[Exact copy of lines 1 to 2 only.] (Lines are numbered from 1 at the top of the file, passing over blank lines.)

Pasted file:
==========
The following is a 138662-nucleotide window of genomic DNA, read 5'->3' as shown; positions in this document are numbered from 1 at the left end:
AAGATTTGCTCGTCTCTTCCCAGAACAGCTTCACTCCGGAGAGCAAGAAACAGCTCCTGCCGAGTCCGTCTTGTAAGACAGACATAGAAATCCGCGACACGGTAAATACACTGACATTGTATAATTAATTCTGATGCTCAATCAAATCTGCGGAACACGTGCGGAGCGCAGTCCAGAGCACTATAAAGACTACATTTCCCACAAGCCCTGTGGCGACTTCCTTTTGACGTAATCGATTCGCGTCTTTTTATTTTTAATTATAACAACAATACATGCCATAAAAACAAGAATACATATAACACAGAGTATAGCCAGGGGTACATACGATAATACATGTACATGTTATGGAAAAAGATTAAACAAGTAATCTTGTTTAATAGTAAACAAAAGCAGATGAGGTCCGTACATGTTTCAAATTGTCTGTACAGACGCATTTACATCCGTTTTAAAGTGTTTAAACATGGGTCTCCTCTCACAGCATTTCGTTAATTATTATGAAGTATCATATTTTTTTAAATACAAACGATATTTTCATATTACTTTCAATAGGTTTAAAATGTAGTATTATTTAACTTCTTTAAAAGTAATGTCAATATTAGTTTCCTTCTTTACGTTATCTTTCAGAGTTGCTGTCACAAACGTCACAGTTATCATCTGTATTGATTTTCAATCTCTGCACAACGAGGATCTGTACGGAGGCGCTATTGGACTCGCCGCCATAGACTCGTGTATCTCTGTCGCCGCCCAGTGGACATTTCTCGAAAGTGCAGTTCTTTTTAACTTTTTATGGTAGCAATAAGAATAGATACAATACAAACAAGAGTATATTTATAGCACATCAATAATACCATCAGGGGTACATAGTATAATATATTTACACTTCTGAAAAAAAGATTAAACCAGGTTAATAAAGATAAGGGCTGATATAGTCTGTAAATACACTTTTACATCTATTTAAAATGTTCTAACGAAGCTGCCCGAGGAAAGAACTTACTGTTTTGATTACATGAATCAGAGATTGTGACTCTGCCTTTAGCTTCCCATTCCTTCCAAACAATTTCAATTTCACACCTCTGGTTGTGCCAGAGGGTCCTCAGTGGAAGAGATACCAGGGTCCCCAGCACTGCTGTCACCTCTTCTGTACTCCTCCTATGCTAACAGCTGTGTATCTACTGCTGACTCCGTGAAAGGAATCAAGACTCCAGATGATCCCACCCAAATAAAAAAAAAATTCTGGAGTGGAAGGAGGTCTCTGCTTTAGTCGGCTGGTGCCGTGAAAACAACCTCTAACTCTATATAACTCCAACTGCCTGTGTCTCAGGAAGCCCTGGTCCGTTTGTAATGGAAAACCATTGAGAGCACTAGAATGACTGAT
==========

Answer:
The following is a 138662-nucleotide window of genomic DNA, read 5'->3' as shown; positions in this document are numbered from 1 at the left end:
AAGATTTGCTCGTCTCTTCCCAGAACAGCTTCACTCCGGAGAGCAAGAAACAGCTCCTGCCGAGTCCGTCTTGTAAGACAGACATAGAAATCCGCGACACGGTAAATACACTGACATTGTATAATTAATTCTGATGCTCAATCAAATCTGCGGAACACGTGCGGAGCGCAGTCCAGAGCACTATAAAGACTACATTTCCCACAAGCCCTGTGGCGACTTCCTTTTGACGTAATCGATTCGCGTCTTTTTATTTTTAATTATAACAACAATACATGCCATAAAAACAAGAATACATATAACACAGAGTATAGCCAGGGGTACATACGATAATACATGTACATGTTATGGAAAAAGATTAAACAAGTAATCTTGTTTAATAGTAAACAAAAGCAGATGAGGTCCGTACATGTTTCAAATTGTCTGTACAGACGCATTTACATCCGTTTTAAAGTGTTTAAACATGGGTCTCCTCTCACAGCATTTCGTTAATTATTATGAAGTATCATATTTTTTTAAATACAAACGATATTTTCATATTACTTTCAATAGGTTTAAAATGTAGTATTATTTAACTTCTTTAAAAGTAATGTCAATATTAGTTTCCTTCTTTACGTTATCTTTCAGAGTTGCTGTCACAAACGTCACAGTTATCATCTGTATTGATTTTCAATCTCTGCACAACGAGGATCTGTACGGAGGCGCTATTGGACTCGCCGCCATAGACTCGTGTATCTCTGTCGCCGCCCAGTGGACATTTCTCGAAAGTGCAGTTCTTTTTAACTTTTTATGGTAGCAATAAGAATAGATACAATACAAACAAGAGTATATTTATAGCACATCAATAATACCATCAGGGGTACATAGTATAATATATTTACACTTCTGAAAAAAAGATTAAACCAGGTTAATAAAGATAAGGGCTGATATAGTCTGTAAATACACTTTTACATCTATTTAAAATGTTCTAACGAAGCTGCCCGAGGAAAGAACTTACTGTTTTGATTACATGAATCAGAGATTGTGACTCTGCCTTTAGCTTCCCATTCCTTCCAAACAATTTCAATTTCACACCTCTGGTTGTGCCAGAGGGTCCTCAGTGGAAGAGATACCAGGGTCCCCAGCACTGCTGTCACCTCTTCTGTACTCCTCCTATGCTAACAGCTGTGTATCTACTGCTGACTCCGTGAAAGGAATCAAGACTCCAGATGATCCCACCCAAATAAAAAAAAAATTCTGGAGTGGAAGGAGGTCTCTGCTTTAGTCGGCTGGTGCCGTGAAAACAACCTCTAACTCTATATAACTCCAACTGCCTGTGTCTCAGGAAGCCCTGGTCCGTTTGTAATGGAAAACCATTGAGAGCACTAGAATGACTGAT